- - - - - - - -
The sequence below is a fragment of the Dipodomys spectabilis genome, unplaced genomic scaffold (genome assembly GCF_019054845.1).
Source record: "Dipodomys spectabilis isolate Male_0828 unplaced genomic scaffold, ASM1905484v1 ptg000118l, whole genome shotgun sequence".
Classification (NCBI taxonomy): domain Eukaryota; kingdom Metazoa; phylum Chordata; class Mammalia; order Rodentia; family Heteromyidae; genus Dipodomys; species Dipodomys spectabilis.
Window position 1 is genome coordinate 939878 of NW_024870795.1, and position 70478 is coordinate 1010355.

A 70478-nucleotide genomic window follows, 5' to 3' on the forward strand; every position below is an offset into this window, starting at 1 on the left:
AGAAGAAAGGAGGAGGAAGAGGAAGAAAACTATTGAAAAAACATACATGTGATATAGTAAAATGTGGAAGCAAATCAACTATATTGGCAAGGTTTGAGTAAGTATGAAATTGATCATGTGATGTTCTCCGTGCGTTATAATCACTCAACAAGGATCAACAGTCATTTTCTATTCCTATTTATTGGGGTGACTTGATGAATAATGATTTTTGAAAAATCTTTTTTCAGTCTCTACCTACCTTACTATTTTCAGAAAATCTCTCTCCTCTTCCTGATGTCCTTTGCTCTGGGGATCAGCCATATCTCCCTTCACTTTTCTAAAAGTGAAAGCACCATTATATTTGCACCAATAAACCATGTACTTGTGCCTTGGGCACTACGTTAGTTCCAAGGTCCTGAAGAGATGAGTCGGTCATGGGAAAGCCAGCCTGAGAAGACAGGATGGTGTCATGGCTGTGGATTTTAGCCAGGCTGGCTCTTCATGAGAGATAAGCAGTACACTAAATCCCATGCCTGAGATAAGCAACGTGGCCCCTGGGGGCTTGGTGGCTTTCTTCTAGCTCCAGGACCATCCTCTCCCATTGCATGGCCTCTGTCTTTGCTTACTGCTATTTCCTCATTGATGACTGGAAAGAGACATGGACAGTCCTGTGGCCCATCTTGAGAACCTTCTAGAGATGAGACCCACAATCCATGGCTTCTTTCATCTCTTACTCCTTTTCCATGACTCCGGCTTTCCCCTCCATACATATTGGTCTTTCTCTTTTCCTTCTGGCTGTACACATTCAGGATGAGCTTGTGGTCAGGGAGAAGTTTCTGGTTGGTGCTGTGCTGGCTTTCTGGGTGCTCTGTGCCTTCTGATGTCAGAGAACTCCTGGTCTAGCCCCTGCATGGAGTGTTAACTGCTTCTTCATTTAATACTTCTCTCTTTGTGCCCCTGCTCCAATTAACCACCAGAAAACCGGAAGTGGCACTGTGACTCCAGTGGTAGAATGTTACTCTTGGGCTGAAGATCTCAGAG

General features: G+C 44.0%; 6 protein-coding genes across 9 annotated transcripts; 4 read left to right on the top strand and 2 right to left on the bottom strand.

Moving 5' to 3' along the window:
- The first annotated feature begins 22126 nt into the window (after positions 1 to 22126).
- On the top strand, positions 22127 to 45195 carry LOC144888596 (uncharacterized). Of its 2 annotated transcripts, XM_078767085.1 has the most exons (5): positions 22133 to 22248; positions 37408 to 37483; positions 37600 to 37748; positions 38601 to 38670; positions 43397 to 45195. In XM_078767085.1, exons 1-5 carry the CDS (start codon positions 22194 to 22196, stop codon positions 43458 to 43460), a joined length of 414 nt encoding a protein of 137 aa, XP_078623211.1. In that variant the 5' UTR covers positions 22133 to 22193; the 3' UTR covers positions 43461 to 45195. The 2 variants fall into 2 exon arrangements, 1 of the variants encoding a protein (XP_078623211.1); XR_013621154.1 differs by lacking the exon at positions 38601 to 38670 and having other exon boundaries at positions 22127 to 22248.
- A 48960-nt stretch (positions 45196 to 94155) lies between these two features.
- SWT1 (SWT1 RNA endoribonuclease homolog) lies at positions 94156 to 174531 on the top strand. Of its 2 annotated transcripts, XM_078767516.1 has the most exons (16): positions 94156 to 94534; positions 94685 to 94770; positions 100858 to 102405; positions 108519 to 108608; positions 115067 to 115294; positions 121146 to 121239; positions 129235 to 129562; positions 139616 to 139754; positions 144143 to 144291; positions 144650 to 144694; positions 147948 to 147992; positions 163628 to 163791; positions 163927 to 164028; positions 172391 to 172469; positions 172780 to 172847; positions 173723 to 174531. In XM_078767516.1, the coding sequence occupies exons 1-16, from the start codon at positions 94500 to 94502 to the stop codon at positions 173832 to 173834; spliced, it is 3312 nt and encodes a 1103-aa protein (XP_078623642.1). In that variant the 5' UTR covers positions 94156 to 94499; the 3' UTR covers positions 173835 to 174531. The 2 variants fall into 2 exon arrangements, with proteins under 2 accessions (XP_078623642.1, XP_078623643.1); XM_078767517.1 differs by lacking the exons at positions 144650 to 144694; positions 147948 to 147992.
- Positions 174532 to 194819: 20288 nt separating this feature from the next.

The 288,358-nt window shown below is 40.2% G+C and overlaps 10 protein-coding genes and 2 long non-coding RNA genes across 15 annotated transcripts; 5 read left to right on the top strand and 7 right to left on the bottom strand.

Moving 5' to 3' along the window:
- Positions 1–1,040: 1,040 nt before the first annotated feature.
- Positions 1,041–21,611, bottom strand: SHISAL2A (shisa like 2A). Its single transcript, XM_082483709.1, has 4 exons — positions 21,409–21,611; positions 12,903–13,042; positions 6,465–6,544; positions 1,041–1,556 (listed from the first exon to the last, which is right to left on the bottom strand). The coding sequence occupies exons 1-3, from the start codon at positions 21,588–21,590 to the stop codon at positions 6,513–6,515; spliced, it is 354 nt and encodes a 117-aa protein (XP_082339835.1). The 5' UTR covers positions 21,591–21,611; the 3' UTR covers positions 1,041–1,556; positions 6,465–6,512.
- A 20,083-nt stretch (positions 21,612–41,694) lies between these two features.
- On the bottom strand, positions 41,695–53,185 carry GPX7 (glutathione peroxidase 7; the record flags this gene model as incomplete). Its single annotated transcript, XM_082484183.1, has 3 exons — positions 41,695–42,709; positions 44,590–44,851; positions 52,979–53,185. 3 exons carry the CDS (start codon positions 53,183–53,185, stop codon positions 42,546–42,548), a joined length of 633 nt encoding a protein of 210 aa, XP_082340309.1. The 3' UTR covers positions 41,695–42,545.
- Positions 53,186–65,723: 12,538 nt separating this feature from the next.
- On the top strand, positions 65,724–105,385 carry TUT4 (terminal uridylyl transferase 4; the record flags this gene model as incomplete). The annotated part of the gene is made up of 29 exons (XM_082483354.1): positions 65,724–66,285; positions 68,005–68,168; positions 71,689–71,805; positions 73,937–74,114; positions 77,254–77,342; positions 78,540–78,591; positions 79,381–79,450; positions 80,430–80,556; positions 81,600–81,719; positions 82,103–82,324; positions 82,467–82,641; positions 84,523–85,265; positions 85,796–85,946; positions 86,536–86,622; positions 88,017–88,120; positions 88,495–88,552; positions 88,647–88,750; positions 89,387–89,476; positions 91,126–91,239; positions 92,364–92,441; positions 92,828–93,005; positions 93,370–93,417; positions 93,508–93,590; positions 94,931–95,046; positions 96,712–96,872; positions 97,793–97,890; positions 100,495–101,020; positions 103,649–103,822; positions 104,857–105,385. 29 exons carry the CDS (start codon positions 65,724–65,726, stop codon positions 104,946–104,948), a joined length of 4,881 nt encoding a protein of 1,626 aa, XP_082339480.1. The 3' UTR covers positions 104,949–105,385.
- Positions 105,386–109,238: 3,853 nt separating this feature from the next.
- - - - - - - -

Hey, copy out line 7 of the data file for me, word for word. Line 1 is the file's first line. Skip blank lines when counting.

General features: G+C 44.0%; 6 protein-coding genes across 9 annotated transcripts; 4 read left to right on the top strand and 2 right to left on the bottom strand.